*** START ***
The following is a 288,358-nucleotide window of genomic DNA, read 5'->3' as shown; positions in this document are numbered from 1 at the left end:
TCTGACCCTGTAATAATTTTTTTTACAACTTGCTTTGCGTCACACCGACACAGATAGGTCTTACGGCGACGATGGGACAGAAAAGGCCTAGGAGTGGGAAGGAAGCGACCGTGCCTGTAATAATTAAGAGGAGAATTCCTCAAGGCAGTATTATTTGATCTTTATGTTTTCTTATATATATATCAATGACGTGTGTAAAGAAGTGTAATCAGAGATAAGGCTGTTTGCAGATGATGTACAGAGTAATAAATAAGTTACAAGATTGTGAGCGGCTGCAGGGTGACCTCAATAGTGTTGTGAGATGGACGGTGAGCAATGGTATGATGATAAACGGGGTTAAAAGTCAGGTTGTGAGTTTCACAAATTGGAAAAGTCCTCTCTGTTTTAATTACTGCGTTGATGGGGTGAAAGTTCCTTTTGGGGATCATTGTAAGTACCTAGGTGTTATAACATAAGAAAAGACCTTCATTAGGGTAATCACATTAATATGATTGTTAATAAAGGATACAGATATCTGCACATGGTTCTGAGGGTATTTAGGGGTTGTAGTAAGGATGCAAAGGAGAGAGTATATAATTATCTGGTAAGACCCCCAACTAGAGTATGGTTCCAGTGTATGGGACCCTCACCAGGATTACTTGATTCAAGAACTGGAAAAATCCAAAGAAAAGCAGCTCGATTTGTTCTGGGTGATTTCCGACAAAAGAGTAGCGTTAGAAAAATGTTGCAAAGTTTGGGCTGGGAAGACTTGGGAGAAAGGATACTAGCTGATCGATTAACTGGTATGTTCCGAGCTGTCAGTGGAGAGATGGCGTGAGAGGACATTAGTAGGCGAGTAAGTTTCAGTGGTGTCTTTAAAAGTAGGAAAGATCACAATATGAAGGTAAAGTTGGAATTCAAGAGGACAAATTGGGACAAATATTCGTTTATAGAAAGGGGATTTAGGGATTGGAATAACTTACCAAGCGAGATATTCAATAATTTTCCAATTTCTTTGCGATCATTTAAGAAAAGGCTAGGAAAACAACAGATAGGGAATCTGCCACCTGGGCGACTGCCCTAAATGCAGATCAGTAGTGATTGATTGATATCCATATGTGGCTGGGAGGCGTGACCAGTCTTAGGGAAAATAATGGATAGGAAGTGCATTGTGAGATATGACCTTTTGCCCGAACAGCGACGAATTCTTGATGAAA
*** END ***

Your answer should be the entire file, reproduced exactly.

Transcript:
The following is a 288,358-nucleotide window of genomic DNA, read 5'->3' as shown; positions in this document are numbered from 1 at the left end:
TCTGACCCTGTAATAATTTTTTTTACAACTTGCTTTGCGTCACACCGACACAGATAGGTCTTACGGCGACGATGGGACAGAAAAGGCCTAGGAGTGGGAAGGAAGCGACCGTGCCTGTAATAATTAAGAGGAGAATTCCTCAAGGCAGTATTATTTGATCTTTATGTTTTCTTATATATATATCAATGACGTGTGTAAAGAAGTGTAATCAGAGATAAGGCTGTTTGCAGATGATGTACAGAGTAATAAATAAGTTACAAGATTGTGAGCGGCTGCAGGGTGACCTCAATAGTGTTGTGAGATGGACGGTGAGCAATGGTATGATGATAAACGGGGTTAAAAGTCAGGTTGTGAGTTTCACAAATTGGAAAAGTCCTCTCTGTTTTAATTACTGCGTTGATGGGGTGAAAGTTCCTTTTGGGGATCATTGTAAGTACCTAGGTGTTATAACATAAGAAAAGACCTTCATTAGGGTAATCACATTAATATGATTGTTAATAAAGGATACAGATATCTGCACATGGTTCTGAGGGTATTTAGGGGTTGTAGTAAGGATGCAAAGGAGAGAGTATATAATTATCTGGTAAGACCCCCAACTAGAGTATGGTTCCAGTGTATGGGACCCTCACCAGGATTACTTGATTCAAGAACTGGAAAAATCCAAAGAAAAGCAGCTCGATTTGTTCTGGGTGATTTCCGACAAAAGAGTAGCGTTAGAAAAATGTTGCAAAGTTTGGGCTGGGAAGACTTGGGAGAAAGGATACTAGCTGATCGATTAACTGGTATGTTCCGAGCTGTCAGTGGAGAGATGGCGTGAGAGGACATTAGTAGGCGAGTAAGTTTCAGTGGTGTCTTTAAAAGTAGGAAAGATCACAATATGAAGGTAAAGTTGGAATTCAAGAGGACAAATTGGGACAAATATTCGTTTATAGAAAGGGGATTTAGGGATTGGAATAACTTACCAAGCGAGATATTCAATAATTTTCCAATTTCTTTGCGATCATTTAAGAAAAGGCTAGGAAAACAACAGATAGGGAATCTGCCACCTGGGCGACTGCCCTAAATGCAGATCAGTAGTGATTGATTGATATCCATATGTGGCTGGGAGGCGTGACCAGTCTTAGGGAAAATAATGGATAGGAAGTGCATTGTGAGATATGACCTTTTGCCCGAACAGCGACGAATTCTTGATGAAA